Coloring between the lines
Unlike rival ADP (NYSE: ADP  ) , which counts more large corporations among its clients, Paychex relies on small and medium-sized businesses to grow. Virtually all of its customers are companies with fewer than 50 employees. If that engine were to stop working, so would Paychex.

Regulations are coming that might make it harder for small business to be a growth engine for our economy. For example, as part of reforms, next year businesses will be required to report on a 1099 tax form any purchases totaling more than $600 for a year. Companies need to get their supplier's tax ID number and send it to the IRS, and the suppliers need to get their customers' information, too. Failure to file will carry penalties of up to $1.5 million. It adds up to more recordkeeping for businesses.

H&R Block (NYSE: HRB  ) and Intuit (Nasdaq: INTU  ) might benefit, but small businesses will suffer, putting a damper on Paychex's long-term growth. Yet 96% of CAPS members rating the company look for Paychex to outperform the market. Maybe they think this rule will be repealed. Add your opinion on the Paychex CAPS page.

The defense rests
Defense contractor SAIC has won a series of contracts, including one last week for the U.S. Army's research laboratory totaling $400 million over five years. Earlier, it won one worth $343 million from the U.S. Army Space and Missile Defense Command that it will share with L-3 Communications (NYSE: LLL  ) .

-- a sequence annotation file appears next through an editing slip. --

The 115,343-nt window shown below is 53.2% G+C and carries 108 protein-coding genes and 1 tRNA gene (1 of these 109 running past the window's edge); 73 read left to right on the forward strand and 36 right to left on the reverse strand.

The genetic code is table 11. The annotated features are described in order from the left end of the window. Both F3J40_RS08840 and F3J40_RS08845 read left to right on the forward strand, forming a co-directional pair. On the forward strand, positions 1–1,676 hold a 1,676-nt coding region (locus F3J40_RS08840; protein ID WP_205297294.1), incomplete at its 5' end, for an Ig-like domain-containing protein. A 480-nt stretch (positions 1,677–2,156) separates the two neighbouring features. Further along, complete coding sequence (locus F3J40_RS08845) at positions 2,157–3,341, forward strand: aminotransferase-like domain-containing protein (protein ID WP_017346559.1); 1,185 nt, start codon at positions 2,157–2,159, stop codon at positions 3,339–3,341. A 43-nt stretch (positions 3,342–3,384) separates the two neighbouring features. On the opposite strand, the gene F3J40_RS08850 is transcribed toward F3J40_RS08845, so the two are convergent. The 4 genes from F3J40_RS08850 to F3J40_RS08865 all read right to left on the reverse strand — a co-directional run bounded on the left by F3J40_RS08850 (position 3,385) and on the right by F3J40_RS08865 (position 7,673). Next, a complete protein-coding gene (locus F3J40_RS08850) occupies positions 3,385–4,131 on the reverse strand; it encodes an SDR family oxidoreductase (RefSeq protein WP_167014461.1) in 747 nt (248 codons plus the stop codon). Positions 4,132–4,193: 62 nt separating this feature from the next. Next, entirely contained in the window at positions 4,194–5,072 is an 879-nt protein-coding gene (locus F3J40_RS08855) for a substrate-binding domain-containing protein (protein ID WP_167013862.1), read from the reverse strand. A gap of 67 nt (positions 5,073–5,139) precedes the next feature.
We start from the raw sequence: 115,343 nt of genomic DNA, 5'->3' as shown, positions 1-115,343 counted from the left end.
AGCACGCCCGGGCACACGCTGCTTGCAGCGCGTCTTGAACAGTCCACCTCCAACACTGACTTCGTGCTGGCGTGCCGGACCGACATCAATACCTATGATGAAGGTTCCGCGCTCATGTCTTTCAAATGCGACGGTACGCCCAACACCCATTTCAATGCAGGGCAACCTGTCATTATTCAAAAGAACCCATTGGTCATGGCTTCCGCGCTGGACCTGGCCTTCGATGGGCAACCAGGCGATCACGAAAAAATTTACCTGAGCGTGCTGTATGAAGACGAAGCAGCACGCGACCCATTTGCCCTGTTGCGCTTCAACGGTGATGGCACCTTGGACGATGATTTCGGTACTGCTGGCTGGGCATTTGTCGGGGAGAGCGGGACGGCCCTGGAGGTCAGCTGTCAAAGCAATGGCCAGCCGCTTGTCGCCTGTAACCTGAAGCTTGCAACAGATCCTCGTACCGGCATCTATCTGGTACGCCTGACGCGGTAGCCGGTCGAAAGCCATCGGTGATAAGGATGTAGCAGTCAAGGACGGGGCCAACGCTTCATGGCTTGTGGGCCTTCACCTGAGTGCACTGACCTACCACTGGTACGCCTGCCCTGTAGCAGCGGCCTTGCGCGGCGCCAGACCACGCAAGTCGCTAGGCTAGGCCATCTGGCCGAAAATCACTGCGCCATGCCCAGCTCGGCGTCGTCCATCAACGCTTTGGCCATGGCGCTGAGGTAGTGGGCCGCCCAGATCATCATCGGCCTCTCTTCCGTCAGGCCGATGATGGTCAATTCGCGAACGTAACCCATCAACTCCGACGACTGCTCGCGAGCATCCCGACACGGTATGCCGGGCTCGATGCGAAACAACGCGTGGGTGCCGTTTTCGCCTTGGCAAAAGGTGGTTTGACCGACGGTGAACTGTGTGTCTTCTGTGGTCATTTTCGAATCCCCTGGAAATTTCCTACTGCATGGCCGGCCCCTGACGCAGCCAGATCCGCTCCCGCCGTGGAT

Last month, the market sold off SAIC's stock as contract delays undercut the company's profit estimates for the fourth quarter, but that has turned into a flood of new business. Shares have rebounded 7% since then, and the contracts should provide the company with a good flow of business for several years.

Follow the contractor's progress on the Fool's free portfolio tracker and add your comments on the SAIC CAPS page.

The ball's in your court
There are many factors that go into whether a stock is a buy or a sell, so it pays to start your own research on these stocks on Motley Fool CAPS. Read a company's financial reports, scrutinize key data and charts, and examine the comments your fellow investors have made -- all from a stock's CAPS page. Head over to CAPS today and share your thoughts about whether you think these stocks are ready to bound higher.

Paychex and SAIC are Motley Fool Inside Value picks. OpenTable is a Motley Fool Rule Breakers choice. Automatic Data Processing is a Motley Fool Income Investor selection. Motley Fool Options has recommended a write-covered-straddle position on Paychex. The Fool owns shares of SAIC and L-3 Communications. Try any of our Foolish newsletter services free for 30 days. We Fools may not all hold the same opinions, but we all believe that considering a diverse range of insights makes us better investors. The Motley Fool has a disclosure policy.

Fool contributor Rich Duprey does not own any of the stocks mentioned in this article. You can see his holdings. The Motley Fool has a disclosure policy.